Most investment shops reward managers for short-term results, and few consider risk-adjusted returns.
This article was originally published in the March 2017 issue of Morningstar FundInvestor. Download a complimentary copy of FundInvestor here.
We believe that shareholders of actively managed funds must maintain long-term investment horizons to reap the rewards of active management. Likewise, investment firms should compensate their managers based on long-term performance. Last year, we published a study that compared the performance time periods used by the top 20 active management shops when determining portfolio manager bonuses. We've expanded that research to include the top 30 active investment firms. We've also noted which shops emphasize risk-adjusted returns as opposed to total returns or cite risk management as a component of manager compensation.
The exhibit excludes firms that utilize multiple subadvisors, which contend with numerous compensation plans. It also leaves out firms that don't explicitly link compensation to fund performance and companies that lack detailed information regarding their compensation structures in their Statements of Additional Information.
After extending last year's research to include the 30 largest active management firms, the story with regard to investment time periods considered has remained consistent. Most investment firms base portfolio manager bonuses on performance over one-, three-, and five-year periods. Very few asset managers take a longer-term view. In fact, of the 30 asset managers listed here, only four explicitly consider returns beyond five years. (To see a PDF version of the exhibit, click here.)
Focused on the Long Term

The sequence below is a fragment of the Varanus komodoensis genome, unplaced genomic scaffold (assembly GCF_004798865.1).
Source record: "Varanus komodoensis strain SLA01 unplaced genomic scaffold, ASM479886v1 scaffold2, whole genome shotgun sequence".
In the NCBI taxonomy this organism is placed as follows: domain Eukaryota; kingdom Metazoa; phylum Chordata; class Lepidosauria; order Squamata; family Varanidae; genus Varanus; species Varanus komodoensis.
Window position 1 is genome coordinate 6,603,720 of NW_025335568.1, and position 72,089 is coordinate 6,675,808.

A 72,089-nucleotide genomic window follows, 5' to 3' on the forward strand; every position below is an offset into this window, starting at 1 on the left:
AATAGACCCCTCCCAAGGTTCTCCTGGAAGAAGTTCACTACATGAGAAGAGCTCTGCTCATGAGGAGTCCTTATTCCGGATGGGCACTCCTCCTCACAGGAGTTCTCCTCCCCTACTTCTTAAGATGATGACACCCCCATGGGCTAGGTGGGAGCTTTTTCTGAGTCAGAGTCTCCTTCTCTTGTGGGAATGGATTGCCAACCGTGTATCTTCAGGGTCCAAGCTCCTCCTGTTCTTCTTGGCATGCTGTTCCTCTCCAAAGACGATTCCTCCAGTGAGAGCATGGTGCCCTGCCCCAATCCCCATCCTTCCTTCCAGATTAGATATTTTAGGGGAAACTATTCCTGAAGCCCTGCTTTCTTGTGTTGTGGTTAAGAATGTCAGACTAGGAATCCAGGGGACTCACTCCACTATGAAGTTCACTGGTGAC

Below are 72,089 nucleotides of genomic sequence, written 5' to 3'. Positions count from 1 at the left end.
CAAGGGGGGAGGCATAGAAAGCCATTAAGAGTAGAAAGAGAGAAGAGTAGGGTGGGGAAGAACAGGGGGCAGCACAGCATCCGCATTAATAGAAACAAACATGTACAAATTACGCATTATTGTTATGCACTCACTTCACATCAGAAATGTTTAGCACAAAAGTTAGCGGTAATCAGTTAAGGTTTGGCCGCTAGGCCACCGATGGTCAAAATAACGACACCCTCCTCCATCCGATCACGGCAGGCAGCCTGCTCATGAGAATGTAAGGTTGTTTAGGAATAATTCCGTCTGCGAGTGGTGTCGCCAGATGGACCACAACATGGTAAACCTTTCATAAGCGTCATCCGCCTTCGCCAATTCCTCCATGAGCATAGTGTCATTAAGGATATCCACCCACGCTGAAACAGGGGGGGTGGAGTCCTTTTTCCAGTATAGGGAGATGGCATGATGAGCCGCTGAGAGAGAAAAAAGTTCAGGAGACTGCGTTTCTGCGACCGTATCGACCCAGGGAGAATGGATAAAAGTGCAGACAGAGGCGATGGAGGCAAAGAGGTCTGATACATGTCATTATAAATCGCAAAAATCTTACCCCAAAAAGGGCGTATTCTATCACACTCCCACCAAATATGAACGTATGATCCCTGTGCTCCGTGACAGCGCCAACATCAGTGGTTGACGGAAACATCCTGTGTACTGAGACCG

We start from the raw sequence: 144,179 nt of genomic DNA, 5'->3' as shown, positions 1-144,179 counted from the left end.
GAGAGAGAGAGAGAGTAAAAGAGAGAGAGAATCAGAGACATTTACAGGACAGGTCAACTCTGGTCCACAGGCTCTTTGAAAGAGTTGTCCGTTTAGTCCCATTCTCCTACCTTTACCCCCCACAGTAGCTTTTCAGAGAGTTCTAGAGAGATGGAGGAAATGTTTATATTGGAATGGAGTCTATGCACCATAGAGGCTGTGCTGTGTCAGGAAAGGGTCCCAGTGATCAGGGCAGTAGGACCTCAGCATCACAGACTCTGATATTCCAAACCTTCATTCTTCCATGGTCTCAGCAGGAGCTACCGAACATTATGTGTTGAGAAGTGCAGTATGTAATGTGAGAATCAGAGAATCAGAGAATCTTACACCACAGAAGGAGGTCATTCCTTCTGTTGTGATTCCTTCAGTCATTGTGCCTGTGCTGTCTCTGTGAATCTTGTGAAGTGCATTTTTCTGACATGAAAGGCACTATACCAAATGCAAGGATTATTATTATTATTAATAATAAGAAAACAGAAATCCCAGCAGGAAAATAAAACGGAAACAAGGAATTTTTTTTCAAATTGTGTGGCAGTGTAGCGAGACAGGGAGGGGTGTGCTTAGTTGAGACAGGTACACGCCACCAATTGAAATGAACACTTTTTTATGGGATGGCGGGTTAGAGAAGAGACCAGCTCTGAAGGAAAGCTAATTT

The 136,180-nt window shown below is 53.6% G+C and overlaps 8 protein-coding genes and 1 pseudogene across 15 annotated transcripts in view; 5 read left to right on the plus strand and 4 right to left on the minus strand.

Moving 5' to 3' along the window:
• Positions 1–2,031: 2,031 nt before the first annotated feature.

Lazard, Oakmark, and T. Rowe Price have exceptionally long-term investment horizons. Each firm determines compensation on fund performance relative to appropriate benchmarks or peer groups over one, three, five, and 10 years, with an even weighting on each time frame. Their inclusion of a 10-year evaluation period is unusual in the industry and is in shareholders' best interests, considering the long-term nature of most mutual funds.
American Funds' structure also stands out in its long-term orientation, which has been one of the keys to its investment success. The firm pays bonuses based on one-, three-, five-, and eight-year returns relative to a benchmark and competitors. As shown in the exhibit, the firm uses a progressive weighting scheme, meaning it places increasing weight on each succeeding measurement period, which also represents an industry best practice.
The industry in general has increasingly favored the long term. Many firms that historically compensated managers based on one- and three-year results have begun phasing in five-year returns. Recently, J.P. Morgan said it added a 10-year measure when evaluating managers, though the firm has not yet added that language to its SAI.